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Obj. ID: 38738
Jewish printed books
  Masechet Bechorot, Frankfurt an der Oder, 1699

© Gross Family Collection, Photographer: Unknown,

This text was prepared by William Gross:

This is one of twelve volumes comprising of a magnificent set of the Talmud, the first to be printed in Frankfurt am Oder Talmud. Produced in 1697-1699, this vast publication was sponsored by the Court Jew Issachar (Behrend Lehmann) ha-Levi Bermann (1661-1730) of Halberstadt, by whose name this Talmud is today known. Bermann reputedly spent 50,000 Rhenish Thalers on its publication, and distributed half of the 5,000 sets produced to important scholars and institutions whose resources had been devastated by the many wars and invasions of the last half of the 17th century, particularly in Eastern Europe. In terms of costs at the time, this was an enormous contribution by Behrend Lehmann for his co-religionists.
Each volume has two title pages. The first is a magnificent copperplate frontispiece by Martin Bernigeroth (1670-1733) – one of the most elegant of any designed for a Hebrew book. This page was printed both with and without the artist’s signature. It shows the figures of Moses and Aaron, and Kings David and Solomon, each in modulated chiaroscuro, and identified above by their name. At the top of the portico is a sheep and a laver, thought to represent Bermann, who was a Levi, born under the astrological sign of Aries (Nisan). This volume title page is followed by the individual tractate title pages, which bear Michael Gottschalk’s printer’s mark, a mirror-image monogram formed from the interlaced letters of his initials MG.
An important feature of the Berman Talmud is its restrictive haskamot, issued for 15-25 years, forbidding the protected work from being reprinted for that period of time, in order to allow the printer to recover his investment, which could be considerable in the case of a large work such as the Talmud. This is the first such usage of rabbinic haskamot, granting the sole right to print the Talmud to a printing house for a specific period of time. These restrictive approbations would later cause many disputes between printing houses. Gottschalk himself would later use the haskamot issued for this Talmud to prevent the completion of the Amsterdam Talmud begun in 1714 by Samuel b. Solomon Marcheses and Raphael b. Joshua de Palasios.
Issachar Bermann, as he was called in the Jewish world, was one of an elite group of Jews called Court Jews, who served various rulers during the 17th and 18th centuries in the many states and principalities of what is now Germany and Austria. They were purveyors to and financiers for these rulers, becoming in many cases extremely wealthy, as did Lehmann, who served as Court Jew to Saxony.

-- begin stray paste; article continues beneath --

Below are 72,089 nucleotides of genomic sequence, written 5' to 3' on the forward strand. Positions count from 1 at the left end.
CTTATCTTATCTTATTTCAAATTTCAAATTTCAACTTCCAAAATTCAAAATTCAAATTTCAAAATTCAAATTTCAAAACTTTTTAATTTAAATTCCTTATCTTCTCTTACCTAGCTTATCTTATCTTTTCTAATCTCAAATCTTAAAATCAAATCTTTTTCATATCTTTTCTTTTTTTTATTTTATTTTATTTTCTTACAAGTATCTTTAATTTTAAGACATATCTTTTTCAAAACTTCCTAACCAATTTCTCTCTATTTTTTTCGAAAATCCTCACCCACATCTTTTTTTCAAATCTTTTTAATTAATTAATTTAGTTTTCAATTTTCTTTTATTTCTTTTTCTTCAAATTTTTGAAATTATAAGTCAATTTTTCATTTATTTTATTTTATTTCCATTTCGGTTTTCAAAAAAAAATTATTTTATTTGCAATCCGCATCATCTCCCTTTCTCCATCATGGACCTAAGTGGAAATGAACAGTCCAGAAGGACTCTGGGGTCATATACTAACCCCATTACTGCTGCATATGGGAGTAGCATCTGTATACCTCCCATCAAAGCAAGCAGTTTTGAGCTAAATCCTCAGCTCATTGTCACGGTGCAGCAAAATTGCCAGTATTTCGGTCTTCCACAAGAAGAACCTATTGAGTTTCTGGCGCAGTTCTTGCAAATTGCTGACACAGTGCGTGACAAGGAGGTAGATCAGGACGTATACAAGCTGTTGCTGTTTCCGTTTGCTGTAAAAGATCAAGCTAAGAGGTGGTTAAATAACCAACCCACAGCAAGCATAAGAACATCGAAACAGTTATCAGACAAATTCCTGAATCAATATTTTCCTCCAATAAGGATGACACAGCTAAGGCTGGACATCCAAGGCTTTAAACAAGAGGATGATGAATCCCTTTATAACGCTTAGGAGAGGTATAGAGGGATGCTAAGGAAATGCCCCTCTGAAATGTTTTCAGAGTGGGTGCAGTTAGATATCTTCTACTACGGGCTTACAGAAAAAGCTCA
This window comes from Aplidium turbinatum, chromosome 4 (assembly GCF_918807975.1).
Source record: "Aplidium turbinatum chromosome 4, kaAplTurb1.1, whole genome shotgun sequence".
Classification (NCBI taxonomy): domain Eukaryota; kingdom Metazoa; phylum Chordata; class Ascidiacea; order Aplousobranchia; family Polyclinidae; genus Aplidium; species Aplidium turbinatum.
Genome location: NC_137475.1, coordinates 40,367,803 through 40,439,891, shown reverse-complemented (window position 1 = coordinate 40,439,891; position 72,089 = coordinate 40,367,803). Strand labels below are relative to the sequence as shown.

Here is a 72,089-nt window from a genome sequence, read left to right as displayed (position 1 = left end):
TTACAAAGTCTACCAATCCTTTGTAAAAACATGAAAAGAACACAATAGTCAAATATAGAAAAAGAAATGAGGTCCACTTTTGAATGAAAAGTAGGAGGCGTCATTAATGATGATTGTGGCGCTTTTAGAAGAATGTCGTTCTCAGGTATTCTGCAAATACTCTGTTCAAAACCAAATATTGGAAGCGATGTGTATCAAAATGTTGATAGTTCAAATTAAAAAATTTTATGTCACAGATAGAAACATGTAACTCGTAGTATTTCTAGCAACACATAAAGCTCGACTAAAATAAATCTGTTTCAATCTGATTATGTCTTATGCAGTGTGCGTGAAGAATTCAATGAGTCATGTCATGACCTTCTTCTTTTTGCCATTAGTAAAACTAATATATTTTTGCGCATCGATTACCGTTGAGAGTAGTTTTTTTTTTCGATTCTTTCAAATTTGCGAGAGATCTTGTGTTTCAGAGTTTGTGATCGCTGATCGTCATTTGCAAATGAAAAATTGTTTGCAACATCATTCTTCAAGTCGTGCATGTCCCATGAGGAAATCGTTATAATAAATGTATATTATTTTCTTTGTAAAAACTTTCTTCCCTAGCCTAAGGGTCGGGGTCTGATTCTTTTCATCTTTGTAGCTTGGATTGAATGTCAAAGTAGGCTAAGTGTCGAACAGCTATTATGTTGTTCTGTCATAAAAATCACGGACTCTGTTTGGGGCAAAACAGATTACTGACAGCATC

Michael Gottschalk was a local bookbinder and bookdealer who took over the management of Johann Christoph Beckman's printing press in Frankfort d.O. in 1693. Gottschalk became the moving spirit of the press for almost four decades. This completed edition of the Talmud, printed in 1697-1699, was his most ambitious project. It is the work for which the Frankfurt press is best known to this day.
When Gottschalk and Beckman secured a royal imprimatur to print the Talmud, the originally approached the Dessau Court Jew Moses Benjamin Wulf to sponsor this enterprise. Wulff accepted, the contract was agreed upon, and Beckmann and Gottschalk began to sent the stipulated supplies to Dessau. Work, however, progressed slowly, expenses were considerably higher than expected, and the staff was inexperienced. Wulff was eventually forced to withdraw his support and pay compensation to the publishers. Support of the project was then taken over by the Halberstadt Court Jew Isaachar ha-Levi Bermann.
Bound with Zevachim and Menachot

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Name/Title
Masechet Bechorot | Unknown
Object Detail
Date
1699
Synagogue active dates
Reconstruction dates
Artist/ Maker
Gottschalk, Michael (printing house in Frankfurt/Oder)
(Unknown)
Michael Gottschalk was a local bookbinder and bookdealer who took over the management of Johann Christoph Beckman's printing press in Frankfort d.O. in 1693. Gottschalk became the moving spirit of the press for almost four decades. His most ambitious project was a completed edition of the Talmud, printed in 1697-1699, a work for which the Frankfurt press is best known to this day.
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Unknown
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Unknown
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Paper, Ink, Letterpress, Woodcut
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36.2 cm
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26.7 cm
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7.2 cm
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